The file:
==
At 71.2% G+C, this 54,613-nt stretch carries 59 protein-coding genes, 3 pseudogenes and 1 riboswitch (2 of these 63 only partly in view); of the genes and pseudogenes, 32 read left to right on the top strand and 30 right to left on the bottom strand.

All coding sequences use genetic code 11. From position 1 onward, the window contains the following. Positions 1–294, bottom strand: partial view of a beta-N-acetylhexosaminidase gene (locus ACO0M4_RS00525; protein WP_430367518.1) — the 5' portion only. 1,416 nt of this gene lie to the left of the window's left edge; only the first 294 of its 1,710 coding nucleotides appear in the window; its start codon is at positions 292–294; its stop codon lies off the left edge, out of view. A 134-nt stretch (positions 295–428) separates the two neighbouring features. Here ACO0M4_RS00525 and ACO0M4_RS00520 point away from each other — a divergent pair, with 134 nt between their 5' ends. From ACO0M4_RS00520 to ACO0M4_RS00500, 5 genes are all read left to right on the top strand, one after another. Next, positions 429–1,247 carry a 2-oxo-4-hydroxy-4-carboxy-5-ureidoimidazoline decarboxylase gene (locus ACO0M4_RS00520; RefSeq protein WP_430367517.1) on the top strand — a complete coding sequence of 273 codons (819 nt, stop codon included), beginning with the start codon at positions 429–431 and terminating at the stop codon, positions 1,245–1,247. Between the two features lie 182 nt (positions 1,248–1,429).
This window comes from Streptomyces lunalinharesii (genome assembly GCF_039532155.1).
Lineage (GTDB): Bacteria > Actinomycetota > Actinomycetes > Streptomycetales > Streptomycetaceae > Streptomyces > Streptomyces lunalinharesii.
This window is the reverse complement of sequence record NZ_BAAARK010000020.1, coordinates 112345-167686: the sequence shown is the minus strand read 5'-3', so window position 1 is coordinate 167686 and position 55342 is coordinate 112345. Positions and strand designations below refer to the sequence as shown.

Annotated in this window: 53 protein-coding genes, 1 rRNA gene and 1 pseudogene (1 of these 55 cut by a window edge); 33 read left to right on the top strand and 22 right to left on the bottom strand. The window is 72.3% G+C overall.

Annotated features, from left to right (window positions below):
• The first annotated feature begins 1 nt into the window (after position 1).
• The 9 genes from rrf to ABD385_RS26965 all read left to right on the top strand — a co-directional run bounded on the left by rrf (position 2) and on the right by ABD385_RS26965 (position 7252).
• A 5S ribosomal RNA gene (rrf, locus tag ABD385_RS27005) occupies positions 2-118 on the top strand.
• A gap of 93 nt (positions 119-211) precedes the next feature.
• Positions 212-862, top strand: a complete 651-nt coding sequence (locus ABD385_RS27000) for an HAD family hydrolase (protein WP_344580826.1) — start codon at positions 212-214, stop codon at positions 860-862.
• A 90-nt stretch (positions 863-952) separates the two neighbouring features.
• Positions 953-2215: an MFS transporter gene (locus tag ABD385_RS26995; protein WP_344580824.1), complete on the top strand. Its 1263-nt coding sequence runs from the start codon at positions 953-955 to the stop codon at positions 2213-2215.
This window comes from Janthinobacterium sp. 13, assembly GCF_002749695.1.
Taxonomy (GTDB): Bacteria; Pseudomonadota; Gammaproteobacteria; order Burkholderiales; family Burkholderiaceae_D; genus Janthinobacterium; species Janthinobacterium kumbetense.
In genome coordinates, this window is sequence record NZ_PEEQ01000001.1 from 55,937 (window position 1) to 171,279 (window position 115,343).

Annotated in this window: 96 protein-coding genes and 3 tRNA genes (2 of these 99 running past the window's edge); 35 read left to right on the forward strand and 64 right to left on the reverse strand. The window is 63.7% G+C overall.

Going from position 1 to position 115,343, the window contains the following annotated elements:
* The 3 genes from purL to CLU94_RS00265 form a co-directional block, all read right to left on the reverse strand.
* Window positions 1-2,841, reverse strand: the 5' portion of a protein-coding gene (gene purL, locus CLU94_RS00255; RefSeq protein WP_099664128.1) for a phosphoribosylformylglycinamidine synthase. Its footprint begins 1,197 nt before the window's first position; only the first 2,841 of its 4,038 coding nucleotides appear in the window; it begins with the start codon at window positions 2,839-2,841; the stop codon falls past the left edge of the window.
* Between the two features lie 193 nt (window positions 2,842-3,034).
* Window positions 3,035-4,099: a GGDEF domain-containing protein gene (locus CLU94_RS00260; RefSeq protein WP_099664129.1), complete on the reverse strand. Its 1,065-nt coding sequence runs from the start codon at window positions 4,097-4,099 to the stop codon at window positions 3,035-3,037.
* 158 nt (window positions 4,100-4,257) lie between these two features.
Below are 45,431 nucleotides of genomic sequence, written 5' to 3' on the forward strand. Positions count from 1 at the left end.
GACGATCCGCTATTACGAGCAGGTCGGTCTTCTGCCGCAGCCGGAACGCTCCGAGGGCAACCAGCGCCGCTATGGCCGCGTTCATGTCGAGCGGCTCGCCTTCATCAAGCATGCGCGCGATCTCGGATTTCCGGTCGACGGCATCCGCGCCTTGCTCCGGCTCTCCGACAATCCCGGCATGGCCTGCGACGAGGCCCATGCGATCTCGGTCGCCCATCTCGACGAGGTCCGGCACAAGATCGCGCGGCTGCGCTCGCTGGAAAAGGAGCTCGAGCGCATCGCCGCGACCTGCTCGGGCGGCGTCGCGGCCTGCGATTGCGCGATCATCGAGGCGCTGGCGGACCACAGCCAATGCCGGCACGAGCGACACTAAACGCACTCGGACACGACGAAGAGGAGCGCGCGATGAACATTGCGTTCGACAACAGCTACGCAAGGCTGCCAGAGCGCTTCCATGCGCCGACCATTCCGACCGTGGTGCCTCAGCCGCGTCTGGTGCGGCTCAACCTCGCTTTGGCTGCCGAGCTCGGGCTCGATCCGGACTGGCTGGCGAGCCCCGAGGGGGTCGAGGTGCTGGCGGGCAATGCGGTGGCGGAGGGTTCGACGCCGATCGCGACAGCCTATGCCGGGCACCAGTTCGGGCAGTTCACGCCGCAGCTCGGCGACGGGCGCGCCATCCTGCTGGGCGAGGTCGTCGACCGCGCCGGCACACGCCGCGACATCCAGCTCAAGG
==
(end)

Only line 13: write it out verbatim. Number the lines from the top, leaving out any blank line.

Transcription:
• A 90-nt stretch (positions 863-952) separates the two neighbouring features.